The ethics of human testing may be decided case by case
EPA is writing a policy to allow Bush appointees to referee
By JOHN HEILPRIN
WASHINGTON - In setting limits on chemicals in food and water,
the Environmental Protection Agency may rely on industry tests that
expose people to poisons and raise ethical questions.
The new policy, which the EPA is still developing, would allow
Bush administration political appointees to referee any ethical
disputes. Agency officials are putting the finishing touches on a
plan to take a case-by-case approach.
"It says we're going to look at each study on its individual
terms and accept studies unless they are fundamentally unethical or
have significant deficiencies," said Bill Jordan, a senior policy
adviser in the EPA's Office of Pesticide Programs. "We're setting
the stage for making decisions about these studies. No guarantees
that we will accept the data, and no guarantees that we will reject
the data, either."
He added: "The system is for each program office to look at a
study, and if there's any reason for concern, to bring it to the
highest levels in our agency. If we need to, we'll go to outside
peer reviewers, bioethicists."
Rule likely by 2006
Pesticide makers say human tests give
more-accurate results about the risks of the products to people and
the environment and that they follow safety guidelines set by
Congress, the EPA, courts and scientific groups.
A Nov. 3 draft of the plan, obtained by Public Employees for
Environmental Responsibility, says that anyone affected "should not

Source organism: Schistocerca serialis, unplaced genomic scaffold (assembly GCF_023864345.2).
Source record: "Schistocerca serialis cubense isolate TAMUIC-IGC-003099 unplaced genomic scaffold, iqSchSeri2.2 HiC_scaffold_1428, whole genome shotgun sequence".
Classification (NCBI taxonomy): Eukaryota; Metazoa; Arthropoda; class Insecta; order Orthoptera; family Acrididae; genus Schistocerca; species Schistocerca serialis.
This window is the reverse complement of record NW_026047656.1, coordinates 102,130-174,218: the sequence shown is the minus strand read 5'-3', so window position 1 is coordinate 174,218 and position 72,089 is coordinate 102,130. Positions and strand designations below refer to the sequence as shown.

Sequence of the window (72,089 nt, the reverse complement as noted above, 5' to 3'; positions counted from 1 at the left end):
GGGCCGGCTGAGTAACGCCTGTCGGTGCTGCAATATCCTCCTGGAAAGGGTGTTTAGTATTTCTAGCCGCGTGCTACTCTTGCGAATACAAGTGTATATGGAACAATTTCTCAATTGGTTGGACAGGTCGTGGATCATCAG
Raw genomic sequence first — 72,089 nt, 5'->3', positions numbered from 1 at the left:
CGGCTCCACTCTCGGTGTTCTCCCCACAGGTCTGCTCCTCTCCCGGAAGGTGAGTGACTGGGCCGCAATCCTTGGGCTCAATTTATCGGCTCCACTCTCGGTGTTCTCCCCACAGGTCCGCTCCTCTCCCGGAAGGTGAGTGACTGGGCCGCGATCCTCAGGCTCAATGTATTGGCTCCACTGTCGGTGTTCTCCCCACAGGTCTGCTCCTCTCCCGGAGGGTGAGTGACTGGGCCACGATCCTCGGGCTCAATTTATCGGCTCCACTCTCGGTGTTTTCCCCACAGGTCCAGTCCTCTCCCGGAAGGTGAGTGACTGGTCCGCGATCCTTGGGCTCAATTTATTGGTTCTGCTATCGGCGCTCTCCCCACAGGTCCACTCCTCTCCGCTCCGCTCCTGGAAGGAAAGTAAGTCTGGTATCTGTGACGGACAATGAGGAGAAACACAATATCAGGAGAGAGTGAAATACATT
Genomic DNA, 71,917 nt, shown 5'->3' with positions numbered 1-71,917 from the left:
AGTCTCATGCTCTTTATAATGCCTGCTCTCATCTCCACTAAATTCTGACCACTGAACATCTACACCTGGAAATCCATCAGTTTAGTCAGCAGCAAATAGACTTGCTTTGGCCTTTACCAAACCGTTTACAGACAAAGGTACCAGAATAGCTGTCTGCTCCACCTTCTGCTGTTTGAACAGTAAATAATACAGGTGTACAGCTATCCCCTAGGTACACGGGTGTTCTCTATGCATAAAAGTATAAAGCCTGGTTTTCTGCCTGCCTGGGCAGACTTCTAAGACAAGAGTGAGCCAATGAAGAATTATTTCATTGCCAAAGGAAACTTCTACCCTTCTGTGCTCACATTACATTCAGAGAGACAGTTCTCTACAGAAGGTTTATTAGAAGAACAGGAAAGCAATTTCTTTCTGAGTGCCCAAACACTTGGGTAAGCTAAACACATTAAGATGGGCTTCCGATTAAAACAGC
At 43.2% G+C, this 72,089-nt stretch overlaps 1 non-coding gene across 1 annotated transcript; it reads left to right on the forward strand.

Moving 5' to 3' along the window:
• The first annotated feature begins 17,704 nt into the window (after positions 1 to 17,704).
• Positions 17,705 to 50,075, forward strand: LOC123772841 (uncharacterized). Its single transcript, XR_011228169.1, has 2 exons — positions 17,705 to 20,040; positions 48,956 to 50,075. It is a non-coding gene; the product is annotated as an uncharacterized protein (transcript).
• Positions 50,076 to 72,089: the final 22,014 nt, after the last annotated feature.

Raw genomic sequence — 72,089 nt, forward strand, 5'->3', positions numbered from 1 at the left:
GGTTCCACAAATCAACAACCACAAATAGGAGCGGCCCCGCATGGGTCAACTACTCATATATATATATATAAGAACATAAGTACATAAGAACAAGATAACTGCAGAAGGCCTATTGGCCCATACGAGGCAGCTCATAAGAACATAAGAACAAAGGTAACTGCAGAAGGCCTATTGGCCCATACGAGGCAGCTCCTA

assume that EPA will follow a prescribed method of reviewing a
particular human study in each and every instance."
"This is a case-by-case process. As such, it binds no one to a
particular result," says the draft obtained by the whistleblowers'
The draft has undergone several rewrites since then, but there
have not been any substantial changes, Jordan said. A final notice
will probably be published this month and a new rule on
human-testing data issued by 2006, he said.
Critics say that with the draft plan, the EPA is shirking its
duties to set rules now.
"By this sleazy move, EPA defers developing enforceable ethical
standards," said Jeff Ruch, PEER's executive director.
The new policy would probably first be applied to pesticides such
as aldicarb, carbofuran, DDVP and malathion, Jordan said.
Experiments using human subjects submitted by pesticide and other
chemical makers have been a growing source of controversy at the
agency. Jordan said the agency has not relied on any industry data
in setting limits on pesticides or other chemicals since the late
Official's duties may widen
However, "all the studies do
wind up in EPA's hands," whether they are relied on in the
decision-making or not, he said. The EPA also conducts its own
scientific research involving people.
In February 2004, the National Academy of Sciences recommended
that the EPA establish a human-studies review panel to look at all
such studies, both at the start and at the end.
Instead of creating a review panel, the EPA plans to expand the
duties of the director of its National Center for Environmental
Assessment and provide the center with more resources. "We think
it's consistent with the spirit of the NAS report," Jordan said.
In June 2003, the EPA was told that until it issues new rules, it
cannot refuse to consider industry tests involving people on a
case-by-base basis. The order from the U.S. Court of Appeals for the
District of Columbia was the result of a lawsuit by the pesticide
'A bad idea'
Just a month before the court ruling, the EPA
announced it would begin establishing new rules — but then didn't
The EPA briefly stopped accepting industry data from experiments
on humans near the end of the Clinton administration. After
President Bush took office, EPA documents showed that agency
officials had resumed considering data from industry tests on
Jordan said that policy change never took off.
"Folks said that was a bad idea, and we fairly backed off that,"
he said. "We have not issued any risk assessments or made any
regulatory decisions to approve pesticides where we have used human